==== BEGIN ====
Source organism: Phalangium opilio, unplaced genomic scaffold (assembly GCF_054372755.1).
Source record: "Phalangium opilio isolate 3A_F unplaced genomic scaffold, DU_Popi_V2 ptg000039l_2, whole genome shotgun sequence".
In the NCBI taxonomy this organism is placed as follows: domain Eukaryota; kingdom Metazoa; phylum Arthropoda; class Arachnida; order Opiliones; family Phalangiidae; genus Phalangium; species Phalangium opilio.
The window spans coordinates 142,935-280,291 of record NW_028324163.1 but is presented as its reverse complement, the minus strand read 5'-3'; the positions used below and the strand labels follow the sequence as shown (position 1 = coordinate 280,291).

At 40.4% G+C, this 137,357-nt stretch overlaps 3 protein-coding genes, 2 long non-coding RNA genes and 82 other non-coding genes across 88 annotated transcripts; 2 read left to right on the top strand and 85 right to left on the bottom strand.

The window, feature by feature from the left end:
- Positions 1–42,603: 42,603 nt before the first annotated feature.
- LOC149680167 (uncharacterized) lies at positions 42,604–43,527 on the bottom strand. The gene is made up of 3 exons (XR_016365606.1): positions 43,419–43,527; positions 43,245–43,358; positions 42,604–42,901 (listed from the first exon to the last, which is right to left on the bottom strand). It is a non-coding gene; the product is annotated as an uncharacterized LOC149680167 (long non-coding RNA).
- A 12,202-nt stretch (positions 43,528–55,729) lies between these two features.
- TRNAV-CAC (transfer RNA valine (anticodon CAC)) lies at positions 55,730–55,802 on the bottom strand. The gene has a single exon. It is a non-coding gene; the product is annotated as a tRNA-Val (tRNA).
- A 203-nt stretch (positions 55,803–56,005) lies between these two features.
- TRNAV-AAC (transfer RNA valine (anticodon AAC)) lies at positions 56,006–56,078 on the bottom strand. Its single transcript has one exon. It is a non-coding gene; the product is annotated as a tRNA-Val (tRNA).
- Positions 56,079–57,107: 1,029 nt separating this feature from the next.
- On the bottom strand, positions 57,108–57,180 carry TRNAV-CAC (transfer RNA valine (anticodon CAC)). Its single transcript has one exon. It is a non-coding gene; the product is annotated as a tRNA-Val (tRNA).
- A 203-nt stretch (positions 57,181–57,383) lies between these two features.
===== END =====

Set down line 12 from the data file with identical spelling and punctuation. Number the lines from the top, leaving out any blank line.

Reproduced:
- TRNAV-AAC (transfer RNA valine (anticodon AAC)) lies at positions 56,006–56,078 on the bottom strand. Its single transcript has one exon. It is a non-coding gene; the product is annotated as a tRNA-Val (tRNA).